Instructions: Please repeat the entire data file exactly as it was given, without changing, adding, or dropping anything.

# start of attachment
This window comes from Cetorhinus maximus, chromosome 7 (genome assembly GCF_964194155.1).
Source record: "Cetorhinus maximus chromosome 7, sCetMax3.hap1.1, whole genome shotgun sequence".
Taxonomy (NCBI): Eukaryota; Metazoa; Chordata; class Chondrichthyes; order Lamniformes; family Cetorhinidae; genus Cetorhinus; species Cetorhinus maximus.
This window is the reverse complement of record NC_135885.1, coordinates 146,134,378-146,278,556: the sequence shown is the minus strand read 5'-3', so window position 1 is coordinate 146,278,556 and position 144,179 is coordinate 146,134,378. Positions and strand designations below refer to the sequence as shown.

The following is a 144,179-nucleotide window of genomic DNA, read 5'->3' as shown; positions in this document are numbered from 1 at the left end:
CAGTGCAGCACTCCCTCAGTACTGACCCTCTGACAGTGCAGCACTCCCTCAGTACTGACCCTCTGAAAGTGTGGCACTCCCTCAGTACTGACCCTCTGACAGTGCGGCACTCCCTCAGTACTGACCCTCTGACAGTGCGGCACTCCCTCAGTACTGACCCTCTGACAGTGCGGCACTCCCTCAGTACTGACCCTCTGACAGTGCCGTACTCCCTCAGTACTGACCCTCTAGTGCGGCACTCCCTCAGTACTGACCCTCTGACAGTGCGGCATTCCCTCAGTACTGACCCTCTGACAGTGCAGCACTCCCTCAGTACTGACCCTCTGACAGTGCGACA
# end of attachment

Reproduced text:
This window comes from Cetorhinus maximus, chromosome 7 (genome assembly GCF_964194155.1).
Source record: "Cetorhinus maximus chromosome 7, sCetMax3.hap1.1, whole genome shotgun sequence".
Taxonomy (NCBI): Eukaryota; Metazoa; Chordata; class Chondrichthyes; order Lamniformes; family Cetorhinidae; genus Cetorhinus; species Cetorhinus maximus.
This window is the reverse complement of record NC_135885.1, coordinates 146,134,378-146,278,556: the sequence shown is the minus strand read 5'-3', so window position 1 is coordinate 146,278,556 and position 144,179 is coordinate 146,134,378. Positions and strand designations below refer to the sequence as shown.

The following is a 144,179-nucleotide window of genomic DNA, read 5'->3' as shown; positions in this document are numbered from 1 at the left end:
CAGTGCAGCACTCCCTCAGTACTGACCCTCTGACAGTGCAGCACTCCCTCAGTACTGACCCTCTGAAAGTGTGGCACTCCCTCAGTACTGACCCTCTGACAGTGCGGCACTCCCTCAGTACTGACCCTCTGACAGTGCGGCACTCCCTCAGTACTGACCCTCTGACAGTGCGGCACTCCCTCAGTACTGACCCTCTGACAGTGCCGTACTCCCTCAGTACTGACCCTCTAGTGCGGCACTCCCTCAGTACTGACCCTCTGACAGTGCGGCATTCCCTCAGTACTGACCCTCTGACAGTGCAGCACTCCCTCAGTACTGACCCTCTGACAGTGCGACA